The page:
Have you ever considered that the lack of strength in your legs is what's ruining your balance? Our legs consist of a lot more muscles than just your quads and hamstrings. There are 20 different muscles in your foot alone, and plenty more up the lower leg and thigh all the way to your butt and pelvis. There are muscles 360 degrees around the leg stabilizing the joint in all directions. We tend to think just about the front and back, or the inner and outer leg muscles. But really many muscles attach not in a straight line but in a spiral, which helps stabilize our joints.
If we only think of one muscle doing all the work or just one direction of movement, we also only use (and most likely overuse) that one muscle. After all, our brain sends the message to our muscles. To save energy you want to be able to use all the many muscles you were given, so none of them has to work extra hard, which would lead to its exhaustion and will trigger compensation patterns which in turn can lead to pain or injury.
The exercise I'm about to show you in this Movement Tweaks episode is a seemingly easy exercise. As you will find with many or most of the exercises I recommend, they appear to be too easy to be effective.
You'll find a list of detailed instruction for each important body part below the video. Don't skip those. They are the most important part. As you will see in the video, there is really not much to see. It's not a fancy looking, elegant dance or power move. I'm just standing there. So - to go with the popular quote - don't just stand there, do something! What you do - while you stand there - is where the power of the exercise lies.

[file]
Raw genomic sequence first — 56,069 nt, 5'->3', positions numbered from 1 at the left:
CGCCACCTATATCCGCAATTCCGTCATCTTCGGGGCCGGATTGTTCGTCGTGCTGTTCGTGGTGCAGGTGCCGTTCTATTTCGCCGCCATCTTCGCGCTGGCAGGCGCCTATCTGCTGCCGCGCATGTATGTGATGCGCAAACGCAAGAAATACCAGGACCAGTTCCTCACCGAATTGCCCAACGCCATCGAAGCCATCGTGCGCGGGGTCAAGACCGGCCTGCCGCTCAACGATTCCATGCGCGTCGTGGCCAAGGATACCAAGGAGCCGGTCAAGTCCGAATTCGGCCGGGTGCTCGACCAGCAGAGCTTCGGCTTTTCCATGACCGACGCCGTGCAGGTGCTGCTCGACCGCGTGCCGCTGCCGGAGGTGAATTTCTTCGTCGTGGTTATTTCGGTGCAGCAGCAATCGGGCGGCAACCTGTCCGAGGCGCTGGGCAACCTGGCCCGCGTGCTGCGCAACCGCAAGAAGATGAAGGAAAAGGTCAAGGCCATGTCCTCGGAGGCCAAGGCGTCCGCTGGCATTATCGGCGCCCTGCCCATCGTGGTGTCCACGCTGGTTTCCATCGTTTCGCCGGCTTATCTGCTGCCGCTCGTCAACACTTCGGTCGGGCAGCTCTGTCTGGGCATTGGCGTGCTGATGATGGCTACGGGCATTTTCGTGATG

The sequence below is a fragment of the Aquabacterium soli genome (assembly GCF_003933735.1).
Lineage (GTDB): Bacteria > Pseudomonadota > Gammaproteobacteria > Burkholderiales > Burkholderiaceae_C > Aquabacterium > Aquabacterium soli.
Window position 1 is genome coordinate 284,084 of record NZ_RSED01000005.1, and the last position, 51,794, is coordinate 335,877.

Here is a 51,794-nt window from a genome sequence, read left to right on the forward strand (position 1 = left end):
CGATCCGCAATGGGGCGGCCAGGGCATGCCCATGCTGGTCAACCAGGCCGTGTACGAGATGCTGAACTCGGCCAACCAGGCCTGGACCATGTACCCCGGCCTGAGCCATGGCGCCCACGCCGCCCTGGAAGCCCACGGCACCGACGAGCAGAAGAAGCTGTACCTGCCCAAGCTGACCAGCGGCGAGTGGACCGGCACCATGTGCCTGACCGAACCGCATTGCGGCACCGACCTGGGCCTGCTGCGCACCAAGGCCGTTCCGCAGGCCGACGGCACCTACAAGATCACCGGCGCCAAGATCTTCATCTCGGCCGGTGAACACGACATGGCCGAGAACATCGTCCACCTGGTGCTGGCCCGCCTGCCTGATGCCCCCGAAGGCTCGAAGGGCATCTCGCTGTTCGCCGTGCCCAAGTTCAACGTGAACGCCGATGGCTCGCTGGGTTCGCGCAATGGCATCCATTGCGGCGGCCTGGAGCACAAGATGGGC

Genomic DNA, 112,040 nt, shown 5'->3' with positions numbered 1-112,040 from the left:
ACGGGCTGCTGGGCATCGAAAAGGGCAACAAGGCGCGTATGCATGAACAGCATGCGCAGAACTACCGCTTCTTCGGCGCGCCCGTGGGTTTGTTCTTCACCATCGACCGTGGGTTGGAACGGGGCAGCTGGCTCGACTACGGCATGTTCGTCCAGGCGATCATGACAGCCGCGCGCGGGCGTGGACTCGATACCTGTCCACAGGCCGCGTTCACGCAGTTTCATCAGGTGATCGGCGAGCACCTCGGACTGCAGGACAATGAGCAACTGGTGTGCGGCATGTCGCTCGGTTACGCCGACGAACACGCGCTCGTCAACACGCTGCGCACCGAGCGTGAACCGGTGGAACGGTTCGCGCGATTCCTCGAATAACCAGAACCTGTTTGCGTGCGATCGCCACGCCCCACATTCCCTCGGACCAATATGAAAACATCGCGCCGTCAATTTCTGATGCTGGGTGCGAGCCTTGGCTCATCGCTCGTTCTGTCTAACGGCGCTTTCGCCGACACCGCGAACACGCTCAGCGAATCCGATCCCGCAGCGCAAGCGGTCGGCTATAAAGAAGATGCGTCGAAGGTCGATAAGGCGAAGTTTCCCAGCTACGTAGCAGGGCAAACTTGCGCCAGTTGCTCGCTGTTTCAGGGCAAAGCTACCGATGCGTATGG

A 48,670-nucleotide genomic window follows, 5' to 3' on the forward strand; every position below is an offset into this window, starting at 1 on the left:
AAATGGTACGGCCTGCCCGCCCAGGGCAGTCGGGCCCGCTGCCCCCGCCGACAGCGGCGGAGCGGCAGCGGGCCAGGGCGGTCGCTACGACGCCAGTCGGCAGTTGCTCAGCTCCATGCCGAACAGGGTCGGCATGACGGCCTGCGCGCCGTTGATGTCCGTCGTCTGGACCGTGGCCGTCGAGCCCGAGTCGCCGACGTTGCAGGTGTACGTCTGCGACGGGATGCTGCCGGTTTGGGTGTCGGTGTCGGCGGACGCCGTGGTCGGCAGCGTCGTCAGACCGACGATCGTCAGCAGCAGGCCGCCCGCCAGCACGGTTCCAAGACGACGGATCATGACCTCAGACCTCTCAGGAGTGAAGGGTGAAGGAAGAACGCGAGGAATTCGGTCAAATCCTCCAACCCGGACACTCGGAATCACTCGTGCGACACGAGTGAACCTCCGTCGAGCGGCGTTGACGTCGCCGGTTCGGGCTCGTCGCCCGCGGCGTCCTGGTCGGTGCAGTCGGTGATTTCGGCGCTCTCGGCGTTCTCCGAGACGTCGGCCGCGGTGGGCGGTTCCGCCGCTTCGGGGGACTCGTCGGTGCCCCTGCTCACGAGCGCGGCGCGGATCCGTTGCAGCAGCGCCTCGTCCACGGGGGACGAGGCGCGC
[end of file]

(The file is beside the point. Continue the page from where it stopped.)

You will need one or two yoga blocks for this exercise.
Don't worry if you don't have any yoga blocks. You can do this exercise very easily by standing sideways on the step of a staircase. Come close to the edge of the step, so your free leg can dangle. Use the railing to help you find your balance at first.
Here it is, enjoy! Remember to work both legs.
• Make sure your whole foot fits on the block. Use two blocks - one in front of the other - if you have big feet.
• Start with both feet exactly next to each other.
• Check that both hip bones are right next to each other. (1:41)
• Make sure that both hip points are pointing directly forward, like headlights. (1:55)
• Connect the 4 corner of the foot with the block(s). (2:18)
• Lift your toes (not the ball of the foot) up, to center your ankle over your foot. (2:51)
• Keep the body weight slightly more on the inside of the foot, so your hip doesn't push out to the side. Your leg should be as vertical as it can be. (3:45)
• Keep the free foot on the same height as the one on the block. Avoid dropping the foot lower than the other, nor lift it higher. (4:08)
• Keep your body and shoulders facing straight ahead. (4:15)
• Turn the foot in, so all toes point straight ahead. (5:00)
• Keep your knees straight, neither locked nor bent. (6:00)
Do you have any further questions? Please ask away in the comments below. I can only help you if you ask what you're unsure about. Please know that there are no silly questions!
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